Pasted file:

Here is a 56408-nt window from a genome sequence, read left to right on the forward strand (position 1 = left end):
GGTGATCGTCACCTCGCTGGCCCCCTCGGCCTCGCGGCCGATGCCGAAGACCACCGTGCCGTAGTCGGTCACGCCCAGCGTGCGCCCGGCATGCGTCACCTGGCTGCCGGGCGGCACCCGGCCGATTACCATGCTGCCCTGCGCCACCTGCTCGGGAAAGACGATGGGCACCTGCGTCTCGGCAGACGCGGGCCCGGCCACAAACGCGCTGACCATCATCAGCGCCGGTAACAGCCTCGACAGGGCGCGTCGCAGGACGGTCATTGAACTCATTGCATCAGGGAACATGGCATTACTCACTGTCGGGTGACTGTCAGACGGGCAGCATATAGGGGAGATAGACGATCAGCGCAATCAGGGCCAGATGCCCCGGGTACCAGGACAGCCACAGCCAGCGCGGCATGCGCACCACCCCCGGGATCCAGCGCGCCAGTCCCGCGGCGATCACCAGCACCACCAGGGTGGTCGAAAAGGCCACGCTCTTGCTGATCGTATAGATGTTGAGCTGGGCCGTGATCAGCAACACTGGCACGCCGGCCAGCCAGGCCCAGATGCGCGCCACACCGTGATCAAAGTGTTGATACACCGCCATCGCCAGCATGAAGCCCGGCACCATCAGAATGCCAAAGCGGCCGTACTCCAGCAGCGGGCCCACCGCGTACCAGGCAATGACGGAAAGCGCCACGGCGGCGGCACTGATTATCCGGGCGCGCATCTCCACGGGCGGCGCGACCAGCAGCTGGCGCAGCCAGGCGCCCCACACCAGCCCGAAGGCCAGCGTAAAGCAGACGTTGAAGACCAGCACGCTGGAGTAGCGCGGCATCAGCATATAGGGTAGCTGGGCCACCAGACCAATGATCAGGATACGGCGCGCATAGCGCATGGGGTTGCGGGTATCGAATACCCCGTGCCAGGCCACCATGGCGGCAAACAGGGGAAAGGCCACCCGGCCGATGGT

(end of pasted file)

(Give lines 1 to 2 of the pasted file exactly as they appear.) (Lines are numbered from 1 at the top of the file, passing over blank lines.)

Here is a 56408-nt window from a genome sequence, read left to right on the forward strand (position 1 = left end):
GGTGATCGTCACCTCGCTGGCCCCCTCGGCCTCGCGGCCGATGCCGAAGACCACCGTGCCGTAGTCGGTCACGCCCAGCGTGCGCCCGGCATGCGTCACCTGGCTGCCGGGCGGCACCCGGCCGATTACCATGCTGCCCTGCGCCACCTGCTCGGGAAAGACGATGGGCACCTGCGTCTCGGCAGACGCGGGCCCGGCCACAAACGCGCTGACCATCATCAGCGCCGGTAACAGCCTCGACAGGGCGCGTCGCAGGACGGTCATTGAACTCATTGCATCAGGGAACATGGCATTACTCACTGTCGGGTGACTGTCAGACGGGCAGCATATAGGGGAGATAGACGATCAGCGCAATCAGGGCCAGATGCCCCGGGTACCAGGACAGCCACAGCCAGCGCGGCATGCGCACCACCCCCGGGATCCAGCGCGCCAGTCCCGCGGCGATCACCAGCACCACCAGGGTGGTCGAAAAGGCCACGCTCTTGCTGATCGTATAGATGTTGAGCTGGGCCGTGATCAGCAACACTGGCACGCCGGCCAGCCAGGCCCAGATGCGCGCCACACCGTGATCAAAGTGTTGATACACCGCCATCGCCAGCATGAAGCCCGGCACCATCAGAATGCCAAAGCGGCCGTACTCCAGCAGCGGGCCCACCGCGTACCAGGCAATGACGGAAAGCGCCACGGCGGCGGCACTGATTATCCGGGCGCGCATCTCCACGGGCGGCGCGACCAGCAGCTGGCGCAGCCAGGCGCCCCACACCAGCCCGAAGGCCAGCGTAAAGCAGACGTTGAAGACCAGCACGCTGGAGTAGCGCGGCATCAGCATATAGGGTAGCTGGGCCACCAGACCAATGATCAGGATACGGCGCGCATAGCGCATGGGGTTGCGGGTATCGAATACCCCGTGCCAGGCCACCATGGCGGCAAACAGGGGAAAGGCCACCCGGCCGATGGT